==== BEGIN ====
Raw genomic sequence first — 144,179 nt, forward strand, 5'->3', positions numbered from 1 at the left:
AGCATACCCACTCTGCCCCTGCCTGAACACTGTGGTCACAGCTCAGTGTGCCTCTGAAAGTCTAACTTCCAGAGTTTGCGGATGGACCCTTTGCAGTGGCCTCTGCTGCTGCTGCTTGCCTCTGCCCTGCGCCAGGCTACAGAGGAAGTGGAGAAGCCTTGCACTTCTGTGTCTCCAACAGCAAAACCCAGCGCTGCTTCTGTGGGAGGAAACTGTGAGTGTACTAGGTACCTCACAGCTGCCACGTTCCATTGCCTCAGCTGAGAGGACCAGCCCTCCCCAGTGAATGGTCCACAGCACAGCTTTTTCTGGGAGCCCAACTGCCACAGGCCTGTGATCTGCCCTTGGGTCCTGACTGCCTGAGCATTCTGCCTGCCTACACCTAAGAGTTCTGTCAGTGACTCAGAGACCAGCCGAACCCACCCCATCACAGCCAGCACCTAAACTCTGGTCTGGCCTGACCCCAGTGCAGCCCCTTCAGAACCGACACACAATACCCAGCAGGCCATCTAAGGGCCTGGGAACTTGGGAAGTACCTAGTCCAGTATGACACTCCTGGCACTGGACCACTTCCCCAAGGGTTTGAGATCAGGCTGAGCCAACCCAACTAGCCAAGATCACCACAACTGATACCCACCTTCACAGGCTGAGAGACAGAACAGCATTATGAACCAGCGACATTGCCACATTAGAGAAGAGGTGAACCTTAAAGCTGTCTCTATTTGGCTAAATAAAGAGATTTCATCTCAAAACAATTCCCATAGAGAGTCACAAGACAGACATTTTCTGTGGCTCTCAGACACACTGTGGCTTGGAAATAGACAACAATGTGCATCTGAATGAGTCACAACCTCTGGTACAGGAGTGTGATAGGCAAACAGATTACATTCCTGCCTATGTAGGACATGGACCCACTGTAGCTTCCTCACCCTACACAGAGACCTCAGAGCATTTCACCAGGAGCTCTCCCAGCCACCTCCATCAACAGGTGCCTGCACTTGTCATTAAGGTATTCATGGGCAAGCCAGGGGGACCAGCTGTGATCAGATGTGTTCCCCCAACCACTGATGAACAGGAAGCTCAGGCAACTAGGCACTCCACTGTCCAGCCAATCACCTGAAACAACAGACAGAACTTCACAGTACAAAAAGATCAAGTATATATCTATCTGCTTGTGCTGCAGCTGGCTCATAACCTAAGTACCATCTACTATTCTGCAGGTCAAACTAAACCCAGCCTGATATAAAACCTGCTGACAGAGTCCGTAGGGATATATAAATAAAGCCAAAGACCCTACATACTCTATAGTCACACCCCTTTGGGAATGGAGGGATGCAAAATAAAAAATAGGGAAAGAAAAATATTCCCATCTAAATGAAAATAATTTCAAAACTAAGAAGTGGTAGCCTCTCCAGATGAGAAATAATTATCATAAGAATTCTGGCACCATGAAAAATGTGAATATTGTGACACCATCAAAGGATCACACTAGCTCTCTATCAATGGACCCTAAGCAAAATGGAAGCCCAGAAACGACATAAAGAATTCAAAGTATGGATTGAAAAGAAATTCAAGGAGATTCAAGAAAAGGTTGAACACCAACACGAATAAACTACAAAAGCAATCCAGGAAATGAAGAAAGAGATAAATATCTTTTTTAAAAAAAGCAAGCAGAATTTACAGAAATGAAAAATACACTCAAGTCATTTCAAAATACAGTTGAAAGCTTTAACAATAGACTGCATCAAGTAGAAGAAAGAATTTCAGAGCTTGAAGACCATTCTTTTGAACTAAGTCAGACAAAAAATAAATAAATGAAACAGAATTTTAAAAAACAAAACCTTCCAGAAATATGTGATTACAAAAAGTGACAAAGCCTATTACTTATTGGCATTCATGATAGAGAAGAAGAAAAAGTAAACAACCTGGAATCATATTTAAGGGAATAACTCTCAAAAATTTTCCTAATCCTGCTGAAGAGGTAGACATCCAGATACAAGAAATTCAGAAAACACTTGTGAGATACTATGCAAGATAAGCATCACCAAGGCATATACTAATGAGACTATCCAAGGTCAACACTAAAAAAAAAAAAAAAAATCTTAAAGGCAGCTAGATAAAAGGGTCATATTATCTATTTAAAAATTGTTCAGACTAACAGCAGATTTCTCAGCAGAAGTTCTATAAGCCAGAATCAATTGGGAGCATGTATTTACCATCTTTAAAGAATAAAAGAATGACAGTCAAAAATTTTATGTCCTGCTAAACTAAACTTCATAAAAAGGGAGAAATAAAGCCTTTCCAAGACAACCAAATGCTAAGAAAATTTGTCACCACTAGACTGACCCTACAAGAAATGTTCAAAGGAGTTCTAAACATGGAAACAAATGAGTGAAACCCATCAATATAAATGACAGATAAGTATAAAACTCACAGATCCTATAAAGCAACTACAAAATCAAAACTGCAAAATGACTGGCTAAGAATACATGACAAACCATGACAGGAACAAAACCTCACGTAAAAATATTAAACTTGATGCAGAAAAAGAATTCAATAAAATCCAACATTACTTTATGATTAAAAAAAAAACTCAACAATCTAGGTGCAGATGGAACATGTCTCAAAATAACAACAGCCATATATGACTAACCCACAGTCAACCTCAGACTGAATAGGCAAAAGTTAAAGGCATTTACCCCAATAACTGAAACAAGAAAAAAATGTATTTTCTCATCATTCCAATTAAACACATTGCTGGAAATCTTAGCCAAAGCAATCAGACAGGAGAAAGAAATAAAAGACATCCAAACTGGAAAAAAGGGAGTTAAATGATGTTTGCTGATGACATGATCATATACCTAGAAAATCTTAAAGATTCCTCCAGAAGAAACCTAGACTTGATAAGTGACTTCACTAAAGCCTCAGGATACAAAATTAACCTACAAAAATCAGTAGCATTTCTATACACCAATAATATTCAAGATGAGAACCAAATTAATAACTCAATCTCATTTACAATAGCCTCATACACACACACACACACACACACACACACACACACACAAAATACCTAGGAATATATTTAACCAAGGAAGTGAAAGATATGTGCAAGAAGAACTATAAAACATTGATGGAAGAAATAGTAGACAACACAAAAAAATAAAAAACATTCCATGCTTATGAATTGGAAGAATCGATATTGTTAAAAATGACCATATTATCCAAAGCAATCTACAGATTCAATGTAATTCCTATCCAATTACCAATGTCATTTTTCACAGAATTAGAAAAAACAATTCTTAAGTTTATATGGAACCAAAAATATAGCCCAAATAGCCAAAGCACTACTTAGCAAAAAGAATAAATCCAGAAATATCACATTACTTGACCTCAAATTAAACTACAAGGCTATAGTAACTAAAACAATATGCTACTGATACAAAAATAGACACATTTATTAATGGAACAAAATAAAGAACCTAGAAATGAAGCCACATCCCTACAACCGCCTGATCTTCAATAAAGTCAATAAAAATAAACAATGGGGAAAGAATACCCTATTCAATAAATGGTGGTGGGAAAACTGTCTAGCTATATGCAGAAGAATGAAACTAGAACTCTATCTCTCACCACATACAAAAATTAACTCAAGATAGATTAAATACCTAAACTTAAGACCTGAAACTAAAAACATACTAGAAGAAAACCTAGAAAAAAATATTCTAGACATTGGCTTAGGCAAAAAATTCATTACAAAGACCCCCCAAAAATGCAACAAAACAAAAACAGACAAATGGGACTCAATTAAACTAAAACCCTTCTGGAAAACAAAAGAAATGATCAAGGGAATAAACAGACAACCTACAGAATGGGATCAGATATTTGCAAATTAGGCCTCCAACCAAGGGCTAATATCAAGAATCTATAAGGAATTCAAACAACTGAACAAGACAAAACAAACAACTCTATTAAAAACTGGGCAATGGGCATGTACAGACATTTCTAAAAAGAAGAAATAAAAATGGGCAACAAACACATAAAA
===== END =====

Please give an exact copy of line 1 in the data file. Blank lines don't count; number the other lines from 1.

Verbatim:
Raw genomic sequence first — 144,179 nt, forward strand, 5'->3', positions numbered from 1 at the left: